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The mode control panel is a console in an aircraft allowing pilots and crew to select the mode they want the aircraft to operate in, determining which decisions are made by the autopilot. It is not an autopilot, but instead interfaces with the autopilot and related systems. Commercial aircraft are most likely to have this feature and pilots learn about the various modes and when to use them while they are in training.
Using the mode control panel, pilots can set targets like speed and altitude and allow the autopilot to take measures to make the plane hit those goals. The panel can also be used to tell the plane to conform with an automated flight plan. Using the panel, it's possible to allow the autopilot greater and lesser degrees of control over the aircraft. For example, the pilot might prefer to control pitch during flight, setting the mode for this to manual.
Along with other instrument panels in the plane, the mode control panel may have digital and analog readouts, depending on the age of the panel. Indicator lights are used to provide information about which controls are active and these will also light up if there are errors. Flight crews regularly inspect and test all the instrument panels to make sure they are working properly, confirming indicator lights function and checking for errors in communication between control consoles and other systems in the plane.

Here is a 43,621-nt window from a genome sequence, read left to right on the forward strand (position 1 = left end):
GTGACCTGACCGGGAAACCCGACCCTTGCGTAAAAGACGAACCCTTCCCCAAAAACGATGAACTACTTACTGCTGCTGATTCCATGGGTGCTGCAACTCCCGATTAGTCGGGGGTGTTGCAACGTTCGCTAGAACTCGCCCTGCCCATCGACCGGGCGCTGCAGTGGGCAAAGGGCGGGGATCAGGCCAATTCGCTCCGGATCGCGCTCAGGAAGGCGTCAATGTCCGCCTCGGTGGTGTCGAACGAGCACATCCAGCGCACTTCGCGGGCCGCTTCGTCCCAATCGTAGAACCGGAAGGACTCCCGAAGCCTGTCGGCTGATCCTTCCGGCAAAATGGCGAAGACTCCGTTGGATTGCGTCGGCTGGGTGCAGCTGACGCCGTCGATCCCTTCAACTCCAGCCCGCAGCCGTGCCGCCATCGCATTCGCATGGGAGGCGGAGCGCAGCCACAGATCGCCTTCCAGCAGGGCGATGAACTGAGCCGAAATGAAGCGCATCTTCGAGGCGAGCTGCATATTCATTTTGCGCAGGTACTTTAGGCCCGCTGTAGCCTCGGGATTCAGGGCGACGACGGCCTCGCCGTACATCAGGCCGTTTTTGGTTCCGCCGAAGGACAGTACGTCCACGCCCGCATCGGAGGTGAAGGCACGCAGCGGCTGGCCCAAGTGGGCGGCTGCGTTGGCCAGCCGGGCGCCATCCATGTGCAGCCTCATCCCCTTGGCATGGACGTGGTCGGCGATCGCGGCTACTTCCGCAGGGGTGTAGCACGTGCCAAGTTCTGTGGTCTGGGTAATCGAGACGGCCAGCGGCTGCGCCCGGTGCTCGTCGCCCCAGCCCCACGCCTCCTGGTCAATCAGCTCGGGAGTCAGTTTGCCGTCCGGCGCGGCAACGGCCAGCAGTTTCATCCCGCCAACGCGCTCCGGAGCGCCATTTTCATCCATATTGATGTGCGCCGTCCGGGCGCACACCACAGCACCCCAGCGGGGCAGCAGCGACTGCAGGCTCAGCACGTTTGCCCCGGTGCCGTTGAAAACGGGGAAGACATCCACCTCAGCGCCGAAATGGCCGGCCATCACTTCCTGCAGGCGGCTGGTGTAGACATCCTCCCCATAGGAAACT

As pilots learn to fly, they are provided with more advanced lessons in using instrument panels like the mode control panel to control the plane. The mode control panel allows a high degree of control for the pilot, creating the ability to fine-tune a flight to meet specific needs. Many autopilots and associated systems are capable of managing almost every aspect of a routine flight when pilots operate in automatic mode and learning how to apply different modes can help pilots in a variety of situations.
Maintenance, repair, and replacement of mode control panels may require a specially trained technician, depending on the aircraft. This work is very precise in nature, with a low tolerance for error. People interested in working as technicians on instrument panels can receive training at technical schools and through other programs, such as on-the-job internships provided to people with basic electronics training. Continuing education to get familiar with new models is usually required for people who want to keep their skills current.